Francisco Cordero kept clicking play. It was late at night on June 26, 2012, and the man the Reds had trusted for years as their closer was up watching a clip of Aroldis Chapman, the man they trusted now. With two strikes and two outs, Chapman threw a collarbone-high fastball past the Milwaukee Brewers pinch-hitter. Chapman works quickly on the mound, limiting his expressions to either licking his teeth or biting his lip. Every once in a while, he’ll do both. But this time, he decided to celebrate. As an umpire indicated the final out, Chapman took two long steps forward, and on the third, descended into a wobbly double-somersault.
By the time he reached the high-five line, Chapman had returned to his normal pose, which meant looking about as engaged as the last guy off the bench. Elsewhere in baseball, however, those somersaults continued to turn. The game’s killjoys began declaiming about the lack of professionalism. But in private, at least, the players were delighted. Cordero, who had migrated to the Toronto Blue Jays, heard about the somersaults from Juan Francisco, another ex-Red. Did you see what Chapman just did? Francisco texted. Cordero and his kids quickly pulled up the video on their home computer—then watched it again and again.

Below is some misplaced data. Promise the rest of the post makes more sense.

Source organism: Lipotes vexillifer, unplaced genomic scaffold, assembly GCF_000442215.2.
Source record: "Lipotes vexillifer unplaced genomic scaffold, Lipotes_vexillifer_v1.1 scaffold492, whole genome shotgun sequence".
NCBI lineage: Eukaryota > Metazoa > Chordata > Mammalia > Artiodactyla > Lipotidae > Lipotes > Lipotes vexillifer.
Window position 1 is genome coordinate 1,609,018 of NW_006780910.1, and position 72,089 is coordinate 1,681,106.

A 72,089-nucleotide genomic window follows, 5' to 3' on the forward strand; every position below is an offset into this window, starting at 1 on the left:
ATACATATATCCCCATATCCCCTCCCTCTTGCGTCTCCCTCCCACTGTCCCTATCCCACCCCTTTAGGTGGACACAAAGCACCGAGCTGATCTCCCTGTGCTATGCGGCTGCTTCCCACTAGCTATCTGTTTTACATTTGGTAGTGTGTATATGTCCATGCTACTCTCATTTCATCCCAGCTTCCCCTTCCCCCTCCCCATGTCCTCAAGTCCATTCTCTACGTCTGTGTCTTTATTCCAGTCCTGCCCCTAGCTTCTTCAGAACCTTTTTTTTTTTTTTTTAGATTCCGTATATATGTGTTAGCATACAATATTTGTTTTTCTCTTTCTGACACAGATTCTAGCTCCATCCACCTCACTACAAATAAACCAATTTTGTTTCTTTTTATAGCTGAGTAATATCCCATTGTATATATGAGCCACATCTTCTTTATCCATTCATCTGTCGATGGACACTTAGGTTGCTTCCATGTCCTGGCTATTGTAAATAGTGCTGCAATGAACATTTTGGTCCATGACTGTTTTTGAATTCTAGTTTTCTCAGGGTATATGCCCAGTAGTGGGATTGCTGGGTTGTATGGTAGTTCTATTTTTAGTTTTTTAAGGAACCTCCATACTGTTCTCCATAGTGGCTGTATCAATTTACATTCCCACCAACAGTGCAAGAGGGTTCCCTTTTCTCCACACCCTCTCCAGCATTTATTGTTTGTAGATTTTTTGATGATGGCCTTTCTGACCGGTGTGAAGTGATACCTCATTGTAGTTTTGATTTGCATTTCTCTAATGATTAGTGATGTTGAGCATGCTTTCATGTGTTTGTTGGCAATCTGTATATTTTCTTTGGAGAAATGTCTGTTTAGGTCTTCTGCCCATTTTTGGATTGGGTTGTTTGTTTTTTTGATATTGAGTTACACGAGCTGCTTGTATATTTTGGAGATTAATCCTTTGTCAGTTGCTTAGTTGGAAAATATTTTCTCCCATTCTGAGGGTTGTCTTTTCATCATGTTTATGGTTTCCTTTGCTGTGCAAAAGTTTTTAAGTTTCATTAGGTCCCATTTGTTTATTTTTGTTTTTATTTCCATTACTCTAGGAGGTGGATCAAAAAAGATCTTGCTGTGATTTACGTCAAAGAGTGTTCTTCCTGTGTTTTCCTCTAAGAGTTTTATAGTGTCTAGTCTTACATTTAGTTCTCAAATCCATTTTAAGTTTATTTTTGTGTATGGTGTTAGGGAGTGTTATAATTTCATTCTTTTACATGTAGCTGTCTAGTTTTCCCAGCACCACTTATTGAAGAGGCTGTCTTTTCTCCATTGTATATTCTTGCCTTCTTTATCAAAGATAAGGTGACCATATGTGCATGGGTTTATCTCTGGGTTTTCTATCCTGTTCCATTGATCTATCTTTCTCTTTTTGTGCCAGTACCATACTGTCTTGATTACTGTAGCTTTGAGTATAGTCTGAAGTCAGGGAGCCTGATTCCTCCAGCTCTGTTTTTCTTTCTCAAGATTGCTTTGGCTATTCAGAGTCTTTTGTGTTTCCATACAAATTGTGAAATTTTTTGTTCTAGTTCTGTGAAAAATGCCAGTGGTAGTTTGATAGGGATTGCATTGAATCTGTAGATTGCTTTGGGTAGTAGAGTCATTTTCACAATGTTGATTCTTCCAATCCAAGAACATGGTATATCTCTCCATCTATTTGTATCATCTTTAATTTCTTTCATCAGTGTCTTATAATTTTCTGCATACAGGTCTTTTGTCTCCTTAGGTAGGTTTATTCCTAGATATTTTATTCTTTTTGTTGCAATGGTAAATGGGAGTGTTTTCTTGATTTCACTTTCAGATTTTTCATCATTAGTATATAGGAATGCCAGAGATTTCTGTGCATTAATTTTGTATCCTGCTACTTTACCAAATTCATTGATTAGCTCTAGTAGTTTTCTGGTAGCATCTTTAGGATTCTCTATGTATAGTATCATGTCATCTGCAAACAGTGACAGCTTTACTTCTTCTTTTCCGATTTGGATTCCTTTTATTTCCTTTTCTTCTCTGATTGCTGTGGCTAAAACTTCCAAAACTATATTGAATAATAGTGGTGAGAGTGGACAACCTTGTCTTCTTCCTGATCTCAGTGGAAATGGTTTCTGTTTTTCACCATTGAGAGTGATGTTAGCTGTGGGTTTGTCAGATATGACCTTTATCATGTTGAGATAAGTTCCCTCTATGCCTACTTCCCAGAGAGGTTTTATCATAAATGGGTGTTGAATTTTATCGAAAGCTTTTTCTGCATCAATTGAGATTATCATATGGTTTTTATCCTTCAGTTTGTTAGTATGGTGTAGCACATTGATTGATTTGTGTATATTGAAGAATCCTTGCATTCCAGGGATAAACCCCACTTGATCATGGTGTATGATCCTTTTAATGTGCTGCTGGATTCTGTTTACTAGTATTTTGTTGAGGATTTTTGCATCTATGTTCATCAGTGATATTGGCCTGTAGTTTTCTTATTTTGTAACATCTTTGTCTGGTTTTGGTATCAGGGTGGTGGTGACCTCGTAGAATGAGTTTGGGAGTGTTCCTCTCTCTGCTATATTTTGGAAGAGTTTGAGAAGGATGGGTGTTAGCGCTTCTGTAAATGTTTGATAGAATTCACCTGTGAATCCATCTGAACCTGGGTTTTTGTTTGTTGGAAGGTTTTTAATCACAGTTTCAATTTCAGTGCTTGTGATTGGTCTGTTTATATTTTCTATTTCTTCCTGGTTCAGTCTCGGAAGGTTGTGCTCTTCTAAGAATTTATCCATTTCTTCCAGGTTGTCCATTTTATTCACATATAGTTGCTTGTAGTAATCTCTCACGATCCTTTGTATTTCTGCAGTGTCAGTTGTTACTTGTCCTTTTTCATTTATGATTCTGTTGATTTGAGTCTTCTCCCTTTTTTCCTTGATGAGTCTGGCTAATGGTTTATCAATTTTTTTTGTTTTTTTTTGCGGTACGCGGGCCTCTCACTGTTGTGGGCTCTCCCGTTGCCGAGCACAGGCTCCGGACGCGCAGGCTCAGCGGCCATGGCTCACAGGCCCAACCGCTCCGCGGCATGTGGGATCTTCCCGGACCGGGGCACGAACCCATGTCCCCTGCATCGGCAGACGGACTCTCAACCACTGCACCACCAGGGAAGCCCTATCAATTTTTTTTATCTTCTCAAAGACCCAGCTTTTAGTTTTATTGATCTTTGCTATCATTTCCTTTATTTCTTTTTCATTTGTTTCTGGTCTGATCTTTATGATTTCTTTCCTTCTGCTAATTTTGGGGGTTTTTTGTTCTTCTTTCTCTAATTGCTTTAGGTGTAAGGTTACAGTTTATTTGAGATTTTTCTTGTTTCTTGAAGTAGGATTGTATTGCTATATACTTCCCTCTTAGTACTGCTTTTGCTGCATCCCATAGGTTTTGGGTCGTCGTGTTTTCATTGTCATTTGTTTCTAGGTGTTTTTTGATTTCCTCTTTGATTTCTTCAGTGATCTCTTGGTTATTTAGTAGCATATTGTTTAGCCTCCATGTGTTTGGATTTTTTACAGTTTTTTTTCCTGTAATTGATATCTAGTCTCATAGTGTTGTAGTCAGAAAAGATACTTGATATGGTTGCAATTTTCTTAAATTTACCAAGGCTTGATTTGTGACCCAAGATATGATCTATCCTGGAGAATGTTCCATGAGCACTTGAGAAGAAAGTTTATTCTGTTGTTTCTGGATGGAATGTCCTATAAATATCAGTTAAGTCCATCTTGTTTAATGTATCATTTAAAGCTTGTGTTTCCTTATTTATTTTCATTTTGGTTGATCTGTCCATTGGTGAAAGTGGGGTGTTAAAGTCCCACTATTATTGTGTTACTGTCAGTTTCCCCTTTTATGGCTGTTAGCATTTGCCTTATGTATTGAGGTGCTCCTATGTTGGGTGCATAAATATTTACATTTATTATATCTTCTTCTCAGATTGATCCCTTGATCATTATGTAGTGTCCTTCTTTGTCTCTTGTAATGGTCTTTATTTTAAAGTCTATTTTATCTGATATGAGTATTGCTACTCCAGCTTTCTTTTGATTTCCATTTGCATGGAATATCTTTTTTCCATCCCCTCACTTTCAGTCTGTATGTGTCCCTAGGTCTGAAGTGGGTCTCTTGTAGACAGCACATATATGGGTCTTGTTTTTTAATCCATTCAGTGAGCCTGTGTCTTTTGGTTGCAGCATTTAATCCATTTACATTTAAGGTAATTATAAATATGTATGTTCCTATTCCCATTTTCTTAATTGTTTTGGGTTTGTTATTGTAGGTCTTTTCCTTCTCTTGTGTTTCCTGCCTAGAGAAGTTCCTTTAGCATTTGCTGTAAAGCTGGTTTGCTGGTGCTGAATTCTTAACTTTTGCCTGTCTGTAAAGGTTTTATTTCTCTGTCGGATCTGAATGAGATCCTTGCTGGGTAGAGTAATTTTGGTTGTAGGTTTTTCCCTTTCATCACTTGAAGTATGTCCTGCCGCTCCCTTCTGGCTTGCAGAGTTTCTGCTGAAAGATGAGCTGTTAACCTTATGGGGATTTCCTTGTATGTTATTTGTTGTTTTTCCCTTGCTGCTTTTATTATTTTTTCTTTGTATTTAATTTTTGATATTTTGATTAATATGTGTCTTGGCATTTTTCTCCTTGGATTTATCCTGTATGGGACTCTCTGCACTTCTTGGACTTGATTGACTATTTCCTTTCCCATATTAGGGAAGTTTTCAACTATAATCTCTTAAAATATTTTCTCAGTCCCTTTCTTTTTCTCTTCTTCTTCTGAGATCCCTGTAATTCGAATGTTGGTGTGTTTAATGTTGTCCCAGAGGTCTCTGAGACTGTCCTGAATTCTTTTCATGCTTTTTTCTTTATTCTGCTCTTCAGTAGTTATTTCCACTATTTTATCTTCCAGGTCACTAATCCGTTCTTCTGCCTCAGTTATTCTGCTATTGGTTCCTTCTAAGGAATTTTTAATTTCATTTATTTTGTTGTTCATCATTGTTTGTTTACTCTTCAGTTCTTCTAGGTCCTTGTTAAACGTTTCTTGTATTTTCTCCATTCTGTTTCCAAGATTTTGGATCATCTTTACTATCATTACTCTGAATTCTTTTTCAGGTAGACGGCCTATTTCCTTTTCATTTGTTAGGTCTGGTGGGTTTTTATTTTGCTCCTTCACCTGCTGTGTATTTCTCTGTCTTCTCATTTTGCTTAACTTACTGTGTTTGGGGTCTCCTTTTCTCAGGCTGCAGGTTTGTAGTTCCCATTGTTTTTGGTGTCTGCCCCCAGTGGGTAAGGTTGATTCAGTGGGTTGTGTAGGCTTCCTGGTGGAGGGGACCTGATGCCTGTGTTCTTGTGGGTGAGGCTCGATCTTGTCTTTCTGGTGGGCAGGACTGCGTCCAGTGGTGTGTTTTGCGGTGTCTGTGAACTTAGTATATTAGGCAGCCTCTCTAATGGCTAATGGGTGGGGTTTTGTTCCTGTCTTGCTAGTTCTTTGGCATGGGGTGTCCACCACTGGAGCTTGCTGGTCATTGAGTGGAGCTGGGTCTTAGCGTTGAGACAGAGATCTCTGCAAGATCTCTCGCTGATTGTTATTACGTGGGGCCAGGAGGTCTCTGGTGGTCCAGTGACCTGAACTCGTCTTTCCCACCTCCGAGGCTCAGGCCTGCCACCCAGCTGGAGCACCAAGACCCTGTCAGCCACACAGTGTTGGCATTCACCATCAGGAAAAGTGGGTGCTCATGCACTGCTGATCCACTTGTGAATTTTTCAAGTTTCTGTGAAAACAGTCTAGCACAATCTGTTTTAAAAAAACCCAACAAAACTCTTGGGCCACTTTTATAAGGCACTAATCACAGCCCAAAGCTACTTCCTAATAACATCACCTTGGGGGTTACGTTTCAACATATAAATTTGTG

“Everyone was on the ground laughing,” Cordero remembers. “If it was me, I’d never do it. But I think it’s funny.”
He wasn’t the only one. Perhaps because it was so charming and unexpected, that double-somersault underlined how little we know about the Reds’ Cuban import. So I asked the team for access to do the definitive post-somersault profile of Aroldis, the hope being that an interview with the enigmatic pitcher might clear up some of the mystery, or at least humanize him. But the Reds said no. Emphatically. It seemed a little strange, given that ESPN’s Grantland had labeled them “the most anonymous great team in recent memory.” But no sweat, I thought; there had been so many trades lately, I could do the story by reaching out to Chapman’s former teammates.